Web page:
People with non-alcoholic fatty liver disease (NAFLD) have a higher risk not only of hepatocellular carcinoma (HCC, the most common form of liver cancer) but also colorectal and breast cancer among men and women, respectively.
Publishing their findings in the Journal of Hepatology, researchers studied data on 25,947 Koreans, 8,721 (33.6 percent) of whom had NAFLD. The overall group was followed for a median 7.5 years, or a cumulative 164,671 years.
During the study period, the annual cancer diagnosis rate was 0.7829 percent among those with NAFLD and 0.5928 among those without NAFLD, meaning that fatty liver disease was associated with a 32 percent higher cancer rate.
After adjusting the data for various factors, including demographics and metabolic factors, the researchers found that NAFLD was associated with a 16.73-fold increased rate of liver cancer as well as 2.01-fold increased rate of colorectal cancer among males and a 1.92-fold increased rate of breast cancer among females.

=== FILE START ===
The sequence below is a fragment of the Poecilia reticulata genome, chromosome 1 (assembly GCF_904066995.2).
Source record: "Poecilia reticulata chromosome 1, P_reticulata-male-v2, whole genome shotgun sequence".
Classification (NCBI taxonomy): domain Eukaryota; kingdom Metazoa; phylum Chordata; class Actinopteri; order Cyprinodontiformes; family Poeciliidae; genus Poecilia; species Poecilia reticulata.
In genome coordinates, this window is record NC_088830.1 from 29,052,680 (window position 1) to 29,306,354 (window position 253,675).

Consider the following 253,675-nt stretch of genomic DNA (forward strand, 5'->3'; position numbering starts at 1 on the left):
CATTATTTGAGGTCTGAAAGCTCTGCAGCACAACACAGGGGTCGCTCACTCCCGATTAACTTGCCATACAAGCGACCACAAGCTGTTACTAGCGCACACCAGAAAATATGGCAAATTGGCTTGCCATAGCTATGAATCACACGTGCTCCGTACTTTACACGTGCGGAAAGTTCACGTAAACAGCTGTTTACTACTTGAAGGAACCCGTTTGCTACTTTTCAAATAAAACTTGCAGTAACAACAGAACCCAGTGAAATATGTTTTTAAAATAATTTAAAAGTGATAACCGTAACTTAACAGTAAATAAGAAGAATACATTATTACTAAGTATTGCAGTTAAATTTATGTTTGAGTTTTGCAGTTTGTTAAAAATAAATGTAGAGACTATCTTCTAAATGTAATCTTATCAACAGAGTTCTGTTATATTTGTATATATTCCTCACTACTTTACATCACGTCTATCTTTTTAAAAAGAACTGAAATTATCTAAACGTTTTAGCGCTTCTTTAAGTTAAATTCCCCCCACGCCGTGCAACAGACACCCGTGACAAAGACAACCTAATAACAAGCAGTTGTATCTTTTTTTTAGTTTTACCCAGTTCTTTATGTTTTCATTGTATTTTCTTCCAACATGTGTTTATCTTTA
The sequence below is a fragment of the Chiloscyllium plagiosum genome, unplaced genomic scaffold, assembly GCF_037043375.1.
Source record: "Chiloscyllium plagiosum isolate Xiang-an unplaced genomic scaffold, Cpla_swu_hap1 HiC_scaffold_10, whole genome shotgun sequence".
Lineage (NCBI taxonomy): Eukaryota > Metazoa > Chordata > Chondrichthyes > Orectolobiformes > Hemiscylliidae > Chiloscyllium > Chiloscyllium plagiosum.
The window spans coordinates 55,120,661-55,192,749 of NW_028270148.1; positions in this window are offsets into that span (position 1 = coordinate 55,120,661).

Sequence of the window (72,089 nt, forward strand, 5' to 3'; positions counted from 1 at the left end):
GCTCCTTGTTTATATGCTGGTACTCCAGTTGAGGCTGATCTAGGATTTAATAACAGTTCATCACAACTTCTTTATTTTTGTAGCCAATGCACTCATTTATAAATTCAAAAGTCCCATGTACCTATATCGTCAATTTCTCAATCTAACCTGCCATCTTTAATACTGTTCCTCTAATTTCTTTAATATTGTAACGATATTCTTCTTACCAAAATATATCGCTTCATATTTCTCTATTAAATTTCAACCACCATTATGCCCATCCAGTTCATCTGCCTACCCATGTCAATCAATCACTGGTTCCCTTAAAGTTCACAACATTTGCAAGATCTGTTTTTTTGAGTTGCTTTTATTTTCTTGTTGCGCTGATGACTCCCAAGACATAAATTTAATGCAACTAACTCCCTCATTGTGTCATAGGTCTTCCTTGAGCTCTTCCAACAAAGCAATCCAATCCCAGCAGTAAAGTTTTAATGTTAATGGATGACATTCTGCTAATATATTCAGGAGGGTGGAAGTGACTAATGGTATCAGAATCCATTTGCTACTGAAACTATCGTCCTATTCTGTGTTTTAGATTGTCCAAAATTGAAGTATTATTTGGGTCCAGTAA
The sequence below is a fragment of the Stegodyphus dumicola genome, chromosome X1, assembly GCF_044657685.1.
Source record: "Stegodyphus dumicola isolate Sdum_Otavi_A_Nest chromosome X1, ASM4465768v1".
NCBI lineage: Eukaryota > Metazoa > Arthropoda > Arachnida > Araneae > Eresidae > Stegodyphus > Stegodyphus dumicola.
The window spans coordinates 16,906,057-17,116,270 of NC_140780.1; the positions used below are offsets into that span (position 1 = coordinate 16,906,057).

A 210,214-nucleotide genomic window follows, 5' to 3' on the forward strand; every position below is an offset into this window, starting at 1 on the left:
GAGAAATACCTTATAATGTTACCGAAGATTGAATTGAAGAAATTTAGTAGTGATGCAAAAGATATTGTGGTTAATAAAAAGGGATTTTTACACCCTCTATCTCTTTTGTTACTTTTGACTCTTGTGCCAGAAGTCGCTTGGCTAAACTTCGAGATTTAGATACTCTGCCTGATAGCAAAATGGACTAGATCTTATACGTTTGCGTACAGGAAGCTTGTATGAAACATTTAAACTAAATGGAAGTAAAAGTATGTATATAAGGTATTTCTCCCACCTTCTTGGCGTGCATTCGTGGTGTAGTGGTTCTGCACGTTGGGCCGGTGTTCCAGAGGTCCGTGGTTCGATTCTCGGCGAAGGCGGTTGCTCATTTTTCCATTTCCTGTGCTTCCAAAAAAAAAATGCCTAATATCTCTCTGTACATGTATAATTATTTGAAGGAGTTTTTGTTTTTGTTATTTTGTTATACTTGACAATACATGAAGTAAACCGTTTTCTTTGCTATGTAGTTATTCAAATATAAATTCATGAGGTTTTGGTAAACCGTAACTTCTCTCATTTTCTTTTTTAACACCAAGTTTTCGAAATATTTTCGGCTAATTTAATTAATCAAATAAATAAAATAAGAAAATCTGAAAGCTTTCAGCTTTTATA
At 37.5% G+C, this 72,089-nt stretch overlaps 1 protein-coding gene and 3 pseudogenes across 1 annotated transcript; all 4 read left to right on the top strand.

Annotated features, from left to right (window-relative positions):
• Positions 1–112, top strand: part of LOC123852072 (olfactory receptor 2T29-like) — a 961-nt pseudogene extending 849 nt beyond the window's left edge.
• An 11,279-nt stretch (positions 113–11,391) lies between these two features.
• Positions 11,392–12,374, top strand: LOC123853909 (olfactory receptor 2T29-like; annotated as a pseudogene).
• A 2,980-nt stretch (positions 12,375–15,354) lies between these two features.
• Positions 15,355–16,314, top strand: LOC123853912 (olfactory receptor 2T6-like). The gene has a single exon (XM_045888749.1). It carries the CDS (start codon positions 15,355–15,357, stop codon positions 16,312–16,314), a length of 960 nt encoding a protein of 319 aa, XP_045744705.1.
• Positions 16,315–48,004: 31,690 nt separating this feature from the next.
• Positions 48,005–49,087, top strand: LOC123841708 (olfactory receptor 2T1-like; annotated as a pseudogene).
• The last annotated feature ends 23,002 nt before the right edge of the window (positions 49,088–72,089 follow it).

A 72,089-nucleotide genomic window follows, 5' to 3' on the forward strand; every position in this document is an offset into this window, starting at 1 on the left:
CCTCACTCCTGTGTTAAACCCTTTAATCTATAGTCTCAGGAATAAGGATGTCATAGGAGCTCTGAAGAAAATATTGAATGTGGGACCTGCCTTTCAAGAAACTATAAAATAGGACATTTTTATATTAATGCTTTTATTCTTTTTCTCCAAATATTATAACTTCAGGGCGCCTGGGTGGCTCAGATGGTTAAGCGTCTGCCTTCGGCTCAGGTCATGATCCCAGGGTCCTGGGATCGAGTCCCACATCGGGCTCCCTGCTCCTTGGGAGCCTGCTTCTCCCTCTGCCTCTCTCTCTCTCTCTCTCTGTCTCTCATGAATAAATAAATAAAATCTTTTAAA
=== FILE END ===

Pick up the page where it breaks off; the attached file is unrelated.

Additionally, high scores on two measures of liver fibrosis (scarring), the NAFLD fibrosis score (NFS) and the FIB-4 score, were associated with a higher risk of all cancers, in particular liver cancer. A high NFS score and a high FIB-4 score were associated with a respective 87 percent and 74 percent increased risk in all cancers.
To read a press release about the study, click here.
To read the study abstract, click here.
To read an accompanying editorial on the study, click here.